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From Wikipedia, the free encyclopedia

Incremental encoding, also known as front compression, back compression, or front coding, is a type of delta encoding compression algorithm whereby common prefixes or suffixes and their lengths are recorded so that they need not be duplicated. This algorithm is particularly well-suited for compressing sorted data, e.g., a list of words from a dictionary.

For example:

Input Common prefix Compressed output
myxa
myxophyta
myxopod
nab
nabbed
nabbing
nabit
nabk
nabob
nacarat
nacelle
no preceding word
'myx'
'myxop'
no common prefix
'nab'
'nabb'
'nab'
'nab'
'nab'
'na'
'nac'
0 myxa
3 ophyta
5 od
0 nab
3 bed
4 ing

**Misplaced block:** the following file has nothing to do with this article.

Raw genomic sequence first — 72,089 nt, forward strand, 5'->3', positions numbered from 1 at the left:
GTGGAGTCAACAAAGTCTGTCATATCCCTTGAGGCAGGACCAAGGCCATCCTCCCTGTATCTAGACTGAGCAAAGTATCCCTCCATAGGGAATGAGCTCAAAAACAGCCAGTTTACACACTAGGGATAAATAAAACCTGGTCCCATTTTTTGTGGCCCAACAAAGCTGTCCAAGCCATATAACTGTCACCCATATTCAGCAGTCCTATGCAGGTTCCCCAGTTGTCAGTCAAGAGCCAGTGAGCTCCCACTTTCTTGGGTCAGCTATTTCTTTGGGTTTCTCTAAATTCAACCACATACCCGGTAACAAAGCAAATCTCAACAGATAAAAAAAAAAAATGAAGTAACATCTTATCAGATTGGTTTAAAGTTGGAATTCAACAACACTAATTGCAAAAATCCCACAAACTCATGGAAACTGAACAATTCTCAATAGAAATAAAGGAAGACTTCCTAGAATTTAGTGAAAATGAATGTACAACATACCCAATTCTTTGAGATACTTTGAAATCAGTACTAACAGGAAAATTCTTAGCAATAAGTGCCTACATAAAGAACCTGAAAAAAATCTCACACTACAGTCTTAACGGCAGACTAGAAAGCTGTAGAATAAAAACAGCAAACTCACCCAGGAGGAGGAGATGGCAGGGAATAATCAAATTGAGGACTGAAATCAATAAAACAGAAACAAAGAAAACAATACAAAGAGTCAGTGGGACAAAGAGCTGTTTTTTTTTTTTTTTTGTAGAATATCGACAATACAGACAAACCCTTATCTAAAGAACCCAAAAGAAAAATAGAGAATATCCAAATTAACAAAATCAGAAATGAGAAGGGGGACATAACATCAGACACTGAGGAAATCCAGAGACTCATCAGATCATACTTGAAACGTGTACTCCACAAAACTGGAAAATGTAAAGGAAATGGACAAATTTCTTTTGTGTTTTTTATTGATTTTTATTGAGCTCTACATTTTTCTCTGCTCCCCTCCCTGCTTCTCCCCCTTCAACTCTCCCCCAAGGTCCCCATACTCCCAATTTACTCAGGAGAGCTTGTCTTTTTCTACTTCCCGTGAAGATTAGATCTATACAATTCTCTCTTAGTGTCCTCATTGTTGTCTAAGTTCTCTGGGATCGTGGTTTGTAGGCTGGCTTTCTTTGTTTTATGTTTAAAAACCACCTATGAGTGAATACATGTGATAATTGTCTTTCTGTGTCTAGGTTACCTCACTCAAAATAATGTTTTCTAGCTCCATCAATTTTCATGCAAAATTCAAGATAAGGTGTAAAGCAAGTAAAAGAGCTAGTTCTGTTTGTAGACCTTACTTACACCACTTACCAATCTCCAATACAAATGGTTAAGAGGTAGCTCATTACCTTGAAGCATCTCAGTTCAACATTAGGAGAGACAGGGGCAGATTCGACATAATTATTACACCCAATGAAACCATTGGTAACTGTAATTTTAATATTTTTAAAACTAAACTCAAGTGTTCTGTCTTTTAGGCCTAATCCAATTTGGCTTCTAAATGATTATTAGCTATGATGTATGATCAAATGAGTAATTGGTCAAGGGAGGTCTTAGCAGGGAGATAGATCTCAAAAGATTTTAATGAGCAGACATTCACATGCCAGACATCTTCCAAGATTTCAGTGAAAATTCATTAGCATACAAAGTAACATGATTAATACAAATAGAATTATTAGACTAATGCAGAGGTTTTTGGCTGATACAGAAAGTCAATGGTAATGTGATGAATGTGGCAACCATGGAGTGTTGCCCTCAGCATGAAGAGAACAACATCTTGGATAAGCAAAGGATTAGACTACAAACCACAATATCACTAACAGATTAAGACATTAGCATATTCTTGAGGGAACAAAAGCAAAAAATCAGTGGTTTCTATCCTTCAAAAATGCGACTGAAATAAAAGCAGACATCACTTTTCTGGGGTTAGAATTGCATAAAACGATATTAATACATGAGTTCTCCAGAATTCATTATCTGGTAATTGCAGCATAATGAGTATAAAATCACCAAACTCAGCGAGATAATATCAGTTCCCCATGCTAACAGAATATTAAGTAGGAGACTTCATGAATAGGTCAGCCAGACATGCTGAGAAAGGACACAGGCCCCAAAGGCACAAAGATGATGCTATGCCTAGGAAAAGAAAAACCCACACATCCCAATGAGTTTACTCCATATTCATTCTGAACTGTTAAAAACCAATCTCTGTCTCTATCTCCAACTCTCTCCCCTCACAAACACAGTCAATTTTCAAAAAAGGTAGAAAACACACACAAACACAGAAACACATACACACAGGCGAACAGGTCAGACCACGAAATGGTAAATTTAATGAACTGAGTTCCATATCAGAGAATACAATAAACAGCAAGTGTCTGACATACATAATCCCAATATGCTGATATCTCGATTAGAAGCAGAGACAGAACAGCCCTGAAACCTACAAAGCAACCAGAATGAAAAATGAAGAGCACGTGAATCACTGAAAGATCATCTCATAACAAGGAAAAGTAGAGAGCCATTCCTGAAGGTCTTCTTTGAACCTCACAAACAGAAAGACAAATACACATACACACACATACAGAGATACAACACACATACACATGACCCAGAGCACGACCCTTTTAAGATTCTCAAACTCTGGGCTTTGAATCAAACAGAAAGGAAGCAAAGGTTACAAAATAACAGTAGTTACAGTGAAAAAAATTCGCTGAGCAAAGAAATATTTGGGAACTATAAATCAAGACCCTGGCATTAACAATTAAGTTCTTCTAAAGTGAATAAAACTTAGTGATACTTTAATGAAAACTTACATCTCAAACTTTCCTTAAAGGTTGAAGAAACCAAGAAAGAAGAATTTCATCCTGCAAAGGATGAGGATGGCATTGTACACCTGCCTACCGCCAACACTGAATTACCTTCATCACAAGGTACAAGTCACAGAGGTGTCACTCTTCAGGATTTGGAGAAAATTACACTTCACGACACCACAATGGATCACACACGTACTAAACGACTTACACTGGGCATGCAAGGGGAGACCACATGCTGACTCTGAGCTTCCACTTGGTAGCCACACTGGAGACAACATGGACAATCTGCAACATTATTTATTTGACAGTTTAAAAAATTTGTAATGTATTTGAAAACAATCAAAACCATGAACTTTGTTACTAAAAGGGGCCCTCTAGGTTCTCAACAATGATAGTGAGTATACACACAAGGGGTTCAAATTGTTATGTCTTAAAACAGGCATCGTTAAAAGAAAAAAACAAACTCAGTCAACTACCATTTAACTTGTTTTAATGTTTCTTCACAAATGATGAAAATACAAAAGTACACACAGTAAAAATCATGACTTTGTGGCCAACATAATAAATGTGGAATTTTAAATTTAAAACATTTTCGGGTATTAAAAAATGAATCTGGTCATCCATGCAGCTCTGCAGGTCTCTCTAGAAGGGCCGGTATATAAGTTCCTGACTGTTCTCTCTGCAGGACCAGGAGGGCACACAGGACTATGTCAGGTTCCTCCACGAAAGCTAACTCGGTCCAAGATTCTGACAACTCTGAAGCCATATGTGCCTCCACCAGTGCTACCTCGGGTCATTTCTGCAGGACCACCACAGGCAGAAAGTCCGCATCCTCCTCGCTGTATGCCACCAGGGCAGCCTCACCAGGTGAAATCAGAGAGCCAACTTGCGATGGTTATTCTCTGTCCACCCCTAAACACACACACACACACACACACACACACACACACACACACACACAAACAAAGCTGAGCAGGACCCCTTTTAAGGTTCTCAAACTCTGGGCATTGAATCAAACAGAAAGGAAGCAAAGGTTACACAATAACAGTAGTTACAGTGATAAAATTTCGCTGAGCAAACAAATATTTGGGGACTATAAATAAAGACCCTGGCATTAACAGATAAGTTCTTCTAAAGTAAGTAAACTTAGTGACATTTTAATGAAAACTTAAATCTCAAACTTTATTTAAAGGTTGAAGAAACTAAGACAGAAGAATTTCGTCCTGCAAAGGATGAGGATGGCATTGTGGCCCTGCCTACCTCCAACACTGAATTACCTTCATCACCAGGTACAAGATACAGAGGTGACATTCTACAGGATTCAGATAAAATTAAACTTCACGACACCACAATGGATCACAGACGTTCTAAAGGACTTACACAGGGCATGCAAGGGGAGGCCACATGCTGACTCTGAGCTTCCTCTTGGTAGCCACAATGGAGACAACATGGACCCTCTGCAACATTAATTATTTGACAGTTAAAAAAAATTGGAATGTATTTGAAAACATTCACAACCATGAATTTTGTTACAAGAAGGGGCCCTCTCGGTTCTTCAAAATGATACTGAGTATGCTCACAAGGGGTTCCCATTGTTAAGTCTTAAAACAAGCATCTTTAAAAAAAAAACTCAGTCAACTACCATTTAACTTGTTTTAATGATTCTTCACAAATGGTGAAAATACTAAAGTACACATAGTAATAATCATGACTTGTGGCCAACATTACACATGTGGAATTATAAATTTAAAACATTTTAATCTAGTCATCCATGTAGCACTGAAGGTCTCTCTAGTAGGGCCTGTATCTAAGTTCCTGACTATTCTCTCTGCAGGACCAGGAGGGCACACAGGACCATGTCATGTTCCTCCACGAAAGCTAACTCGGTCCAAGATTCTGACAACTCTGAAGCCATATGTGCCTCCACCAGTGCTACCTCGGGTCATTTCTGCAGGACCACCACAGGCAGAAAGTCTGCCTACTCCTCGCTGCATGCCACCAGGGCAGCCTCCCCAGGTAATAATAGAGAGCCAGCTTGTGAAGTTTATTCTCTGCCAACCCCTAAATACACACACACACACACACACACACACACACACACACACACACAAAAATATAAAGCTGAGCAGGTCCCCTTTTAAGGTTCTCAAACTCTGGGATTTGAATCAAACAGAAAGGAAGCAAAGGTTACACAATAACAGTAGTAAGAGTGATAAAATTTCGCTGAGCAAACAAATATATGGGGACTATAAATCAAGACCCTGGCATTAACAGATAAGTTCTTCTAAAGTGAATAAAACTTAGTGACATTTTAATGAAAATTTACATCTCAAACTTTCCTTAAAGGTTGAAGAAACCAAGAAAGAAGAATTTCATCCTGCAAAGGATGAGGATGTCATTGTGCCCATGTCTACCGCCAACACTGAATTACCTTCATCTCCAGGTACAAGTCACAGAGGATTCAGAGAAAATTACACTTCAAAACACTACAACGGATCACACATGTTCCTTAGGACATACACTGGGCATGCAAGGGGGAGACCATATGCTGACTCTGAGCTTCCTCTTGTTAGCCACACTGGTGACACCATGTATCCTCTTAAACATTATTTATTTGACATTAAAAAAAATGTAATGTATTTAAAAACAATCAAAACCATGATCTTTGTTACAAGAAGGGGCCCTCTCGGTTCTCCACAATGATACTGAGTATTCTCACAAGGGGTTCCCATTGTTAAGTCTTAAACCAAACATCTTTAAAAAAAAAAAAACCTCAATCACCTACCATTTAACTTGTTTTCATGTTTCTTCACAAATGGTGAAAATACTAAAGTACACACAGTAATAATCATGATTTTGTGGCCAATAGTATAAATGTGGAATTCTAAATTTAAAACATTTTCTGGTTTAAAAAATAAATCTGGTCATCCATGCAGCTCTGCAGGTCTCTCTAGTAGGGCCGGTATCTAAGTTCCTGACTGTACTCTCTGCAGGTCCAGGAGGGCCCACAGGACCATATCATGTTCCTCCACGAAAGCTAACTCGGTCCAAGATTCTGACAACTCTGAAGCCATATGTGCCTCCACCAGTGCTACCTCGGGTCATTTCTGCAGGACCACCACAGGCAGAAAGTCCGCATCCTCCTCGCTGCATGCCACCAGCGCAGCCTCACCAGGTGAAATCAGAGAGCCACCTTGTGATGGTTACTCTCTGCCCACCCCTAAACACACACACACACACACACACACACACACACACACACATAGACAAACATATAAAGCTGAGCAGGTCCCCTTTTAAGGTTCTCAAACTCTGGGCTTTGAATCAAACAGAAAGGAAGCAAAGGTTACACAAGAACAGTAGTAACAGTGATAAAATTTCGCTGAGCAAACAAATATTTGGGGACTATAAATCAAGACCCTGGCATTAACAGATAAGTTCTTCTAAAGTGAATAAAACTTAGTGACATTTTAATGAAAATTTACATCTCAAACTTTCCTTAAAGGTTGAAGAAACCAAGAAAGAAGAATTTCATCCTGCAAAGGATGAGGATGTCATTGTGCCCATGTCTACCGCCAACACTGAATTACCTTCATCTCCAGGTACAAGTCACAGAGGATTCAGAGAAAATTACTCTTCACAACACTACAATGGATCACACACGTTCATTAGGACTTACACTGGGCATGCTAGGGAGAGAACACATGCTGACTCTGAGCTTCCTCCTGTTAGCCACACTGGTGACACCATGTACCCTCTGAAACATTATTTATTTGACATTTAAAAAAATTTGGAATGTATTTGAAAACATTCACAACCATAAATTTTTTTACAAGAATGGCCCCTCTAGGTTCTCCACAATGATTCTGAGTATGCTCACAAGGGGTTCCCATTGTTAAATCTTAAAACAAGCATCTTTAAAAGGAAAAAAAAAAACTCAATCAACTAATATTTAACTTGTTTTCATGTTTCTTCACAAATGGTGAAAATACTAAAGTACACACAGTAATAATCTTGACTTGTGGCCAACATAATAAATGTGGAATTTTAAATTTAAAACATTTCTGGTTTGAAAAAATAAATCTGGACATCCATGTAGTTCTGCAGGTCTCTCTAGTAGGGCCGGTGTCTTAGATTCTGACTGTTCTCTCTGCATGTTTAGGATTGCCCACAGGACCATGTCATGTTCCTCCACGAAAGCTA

3 it
3 k
3 ob
2 carat
3 elle
64 bytes 46 bytes

The encoding used to store the common prefix length itself varies from application to application. Typical techniques are storing the value as a single byte; delta encoding, which store only the change in the common prefix length; and various universal codes. It may be combined with other general lossless data compression techniques such as entropy encoding and dictionary coders to compress the remaining suffixes.

Applications

Incremental encoding is widely used in information retrieval to compress the lexicons used in search indexes; these list all the words found in all the documents and a pointer for each one to a list of locations. Typically, it compresses these indexes by about 40%.[1]

As one example, incremental encoding is used as a starting point by the GNU locate utility, in an index of filenames and directories. The GNU locate utility further uses bigram encoding to further shorten popular filepath prefixes.

References

  1. ^ Ian H. Witten, Alistair Moffat, Timothy C. Bell. Managing Gigabytes. Second edition. Academic Press. ISBN 1-55860-5703. Section 4.1: Accessing the lexicon, subsection Front coding, pp.159–161.

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